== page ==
Think of it this way. You have "one" cup of water, (for you it's 4700 mfd ). You can put it into a one cup container which will hold it, but will spill easy. OR you can put the "one" cup of water into a gallon bucket and there will be no worries of it spilling out when being moved or jarred. Either way you still have one cup of water which in your case is the 4700 MFD. Weird way of explaining it i know and i am sure lots would chastise me for explaining it this way but you get the pic i am sure.
As for the exploding cap placed in the cir backwards. We've all been there, so you are in good company. lol Welcome to the club.
As for your friends running out of the room. Ha ha ha ha ha ha look at em go lol !!
Finally somewhere in this thread i read a comment about lowering the trans to a smaller current rating. Remember the circuit is drawing the current from the power supply. (( the supply is NOT pushing the current into the cir)). Therefore having a larger that necessary power trans supplying the current to the amp just means the trans will not have to work as hard and so will not get hot or even warm. This is a good thing, especially if you decide to add more cir's on later such as a pre-amp, or remote control working from the same supply.

Hi Laurie,

I got a complete picture from your example. :thumbsup:
Thank you for making me understand and its my pleasure to be a part of the club. ;)

I made the circuit and its working fine now. But when I connected the speakers to the output of the Amp, its giving simply Hissss noise even after disconnecting the audio input. After few googling, I came down to a conclusion that it is happening due to Ground Loop. Have to check the extra ground i made :bawling: which creates the loop.

It would be very helpful for me if you provide a hint to find the loop easily!!

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Regards,
Ravi


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PostPosted: 28 Jul 2017, 19:06 
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Joined: 09 Oct 2012, 19:43
Posts: 299
Location: Vancouver Canada
HI Ravi. Sorry for the delay. I don't believe a ground loop would cause the amp to hiss. A ground loop will cause a hum. When you make a ground loop in a cir. The signal going down the line which is normally being shielded by the outside ground shield, no longer is because of the physical loop created by the connection making the loop. Normally the signal goes in one end of the wire, travels down it and comes out the other end. Any magnetic fields the wire passes which would get into the signal wire, is stopped (and bled to ground) by the outer shield. However if the shield is part of a loop, the magnetic induction will induce into the shield and travel round and round the loop in an endless circle. While it is doing this it also gets into the signal wire and is passed on to the amplifying stages as part of the signal and thus is "heard". The loop is a hum because most injection of outside magnetic interference is produced by transformers and house wiring carrying current to something at it's end. These sources are operating at 50 or 60 cycles (Hz). So they are heard as a HUMMMMM. Higher frequencies also get in but we hear the harmonic of them and thus again humm.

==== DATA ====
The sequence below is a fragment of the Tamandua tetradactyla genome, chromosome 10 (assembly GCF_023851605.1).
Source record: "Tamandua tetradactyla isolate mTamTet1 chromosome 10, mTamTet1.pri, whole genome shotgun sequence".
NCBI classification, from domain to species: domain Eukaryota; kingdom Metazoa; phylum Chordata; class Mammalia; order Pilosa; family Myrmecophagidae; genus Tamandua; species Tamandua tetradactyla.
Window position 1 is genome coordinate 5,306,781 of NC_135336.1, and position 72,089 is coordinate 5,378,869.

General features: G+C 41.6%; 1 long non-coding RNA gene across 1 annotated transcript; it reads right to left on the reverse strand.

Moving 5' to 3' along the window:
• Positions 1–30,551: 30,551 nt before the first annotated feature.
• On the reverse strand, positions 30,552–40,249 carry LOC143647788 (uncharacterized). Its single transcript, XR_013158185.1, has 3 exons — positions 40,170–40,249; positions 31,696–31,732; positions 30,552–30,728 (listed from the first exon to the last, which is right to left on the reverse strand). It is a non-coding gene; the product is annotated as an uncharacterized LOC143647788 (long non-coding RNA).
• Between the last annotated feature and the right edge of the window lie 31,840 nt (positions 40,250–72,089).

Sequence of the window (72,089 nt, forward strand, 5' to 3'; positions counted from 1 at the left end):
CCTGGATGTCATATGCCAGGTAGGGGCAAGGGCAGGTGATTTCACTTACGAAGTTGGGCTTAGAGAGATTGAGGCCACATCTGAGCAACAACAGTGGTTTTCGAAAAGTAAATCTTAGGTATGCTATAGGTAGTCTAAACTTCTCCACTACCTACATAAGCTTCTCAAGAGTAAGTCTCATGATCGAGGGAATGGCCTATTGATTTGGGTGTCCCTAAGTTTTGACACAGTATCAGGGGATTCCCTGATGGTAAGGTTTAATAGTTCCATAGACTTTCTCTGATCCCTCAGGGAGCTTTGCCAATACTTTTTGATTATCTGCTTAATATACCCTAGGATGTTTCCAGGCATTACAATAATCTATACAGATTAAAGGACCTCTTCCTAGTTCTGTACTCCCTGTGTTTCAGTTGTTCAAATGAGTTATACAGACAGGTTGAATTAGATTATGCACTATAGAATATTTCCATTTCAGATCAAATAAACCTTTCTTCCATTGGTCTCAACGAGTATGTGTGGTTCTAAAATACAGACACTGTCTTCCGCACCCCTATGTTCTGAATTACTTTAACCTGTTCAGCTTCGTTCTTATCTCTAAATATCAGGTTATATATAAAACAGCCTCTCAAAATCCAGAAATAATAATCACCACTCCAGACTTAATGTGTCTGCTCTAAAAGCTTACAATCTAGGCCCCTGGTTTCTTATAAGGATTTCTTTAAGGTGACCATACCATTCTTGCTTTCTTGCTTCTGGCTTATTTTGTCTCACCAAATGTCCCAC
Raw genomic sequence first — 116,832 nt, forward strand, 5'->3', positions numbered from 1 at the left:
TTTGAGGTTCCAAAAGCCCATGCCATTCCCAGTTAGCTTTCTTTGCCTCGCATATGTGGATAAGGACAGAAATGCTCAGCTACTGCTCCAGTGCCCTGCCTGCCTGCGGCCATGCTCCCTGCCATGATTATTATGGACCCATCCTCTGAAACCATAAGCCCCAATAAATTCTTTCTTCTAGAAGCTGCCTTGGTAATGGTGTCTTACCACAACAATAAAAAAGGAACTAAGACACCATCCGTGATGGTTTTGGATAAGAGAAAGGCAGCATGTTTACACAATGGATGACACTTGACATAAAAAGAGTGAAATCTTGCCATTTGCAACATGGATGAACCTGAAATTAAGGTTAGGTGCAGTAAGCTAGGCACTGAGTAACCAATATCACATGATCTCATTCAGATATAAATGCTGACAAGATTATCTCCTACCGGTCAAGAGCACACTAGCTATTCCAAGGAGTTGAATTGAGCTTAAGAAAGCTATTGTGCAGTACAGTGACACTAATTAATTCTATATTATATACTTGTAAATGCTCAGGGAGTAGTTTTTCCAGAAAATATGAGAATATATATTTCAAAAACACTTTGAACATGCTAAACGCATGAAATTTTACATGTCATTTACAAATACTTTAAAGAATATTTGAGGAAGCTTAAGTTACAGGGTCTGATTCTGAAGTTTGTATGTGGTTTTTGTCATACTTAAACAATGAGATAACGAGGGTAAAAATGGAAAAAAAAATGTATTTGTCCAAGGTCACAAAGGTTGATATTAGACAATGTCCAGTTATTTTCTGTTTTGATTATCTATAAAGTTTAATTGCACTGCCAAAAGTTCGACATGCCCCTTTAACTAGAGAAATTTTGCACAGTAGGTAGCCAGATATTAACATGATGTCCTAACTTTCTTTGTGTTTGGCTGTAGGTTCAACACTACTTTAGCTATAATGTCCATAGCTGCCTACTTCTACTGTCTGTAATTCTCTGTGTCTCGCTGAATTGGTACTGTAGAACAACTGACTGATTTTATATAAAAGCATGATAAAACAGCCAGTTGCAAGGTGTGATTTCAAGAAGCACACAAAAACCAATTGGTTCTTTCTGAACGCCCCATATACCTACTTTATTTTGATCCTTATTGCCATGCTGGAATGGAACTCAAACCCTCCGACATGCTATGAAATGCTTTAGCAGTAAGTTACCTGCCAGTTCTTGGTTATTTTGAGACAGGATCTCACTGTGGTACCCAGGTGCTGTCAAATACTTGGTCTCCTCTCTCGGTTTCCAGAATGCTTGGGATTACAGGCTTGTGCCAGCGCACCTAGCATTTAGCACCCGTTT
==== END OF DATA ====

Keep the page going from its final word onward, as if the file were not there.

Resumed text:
It is said over and over threw a hugh percentage of the threads that ALL GROUNDING should be done as a "STAR GROUND SYSTEM". This means all wires which are ground wires will be brought to ONE common point. Thus avoiding the possibility of loops being created.

A hiss usually comes from transistors and resistors which are in the cir's power or signal path. It is the micro amount of heat coming off the device (res, trans, etc) which occurs when current is passed threw them. Remember all devices have a resistance. This means a resistance to the current flowing threw it. This resistance causes a buildup of excess of energy which is expelled as heat. Even if it is such a small amount of heat one could not ever detect it, IT still exists and is happening.

Your source of hiss could be the fact that you have built the cir on breadboards plugging in each part in it's entirety. Each part is connected by way of the metal clips in the breadboard. Not nearly as good as solder connections. Also a biggy is,, the parts on the breadboards are not shielded AT ALL. Especially when building an amplifier which by it's very nature is designed to amplify any signal connected to it, having no shield around the cir will cause a worst case scenario to be present.

Printed Circuit Boards are desirable for their ease of construction but also,,,,, a wire is "round". So any emissions from it in or out are on a 360 deg plan. But a PCB does not use wires it has copper foil on the surface making the connections. If you picture a PCB cut down the middle and you look at the cut edge you will see the foil lines are varying widths (depending on the amount of current it is to handle), but more importantly the foil is very thin (top to bottom). So any emissions coming off or getting into the foil track are much LESS side by side as the majority of the emissions field is from the wide surface so away from the board and not into/from neighboring components on the board.

Really building up and working with any electronics and understanding it and what is going on just takes time and the experience gained by doing so. Don't get discouraged just keep plugging away at it.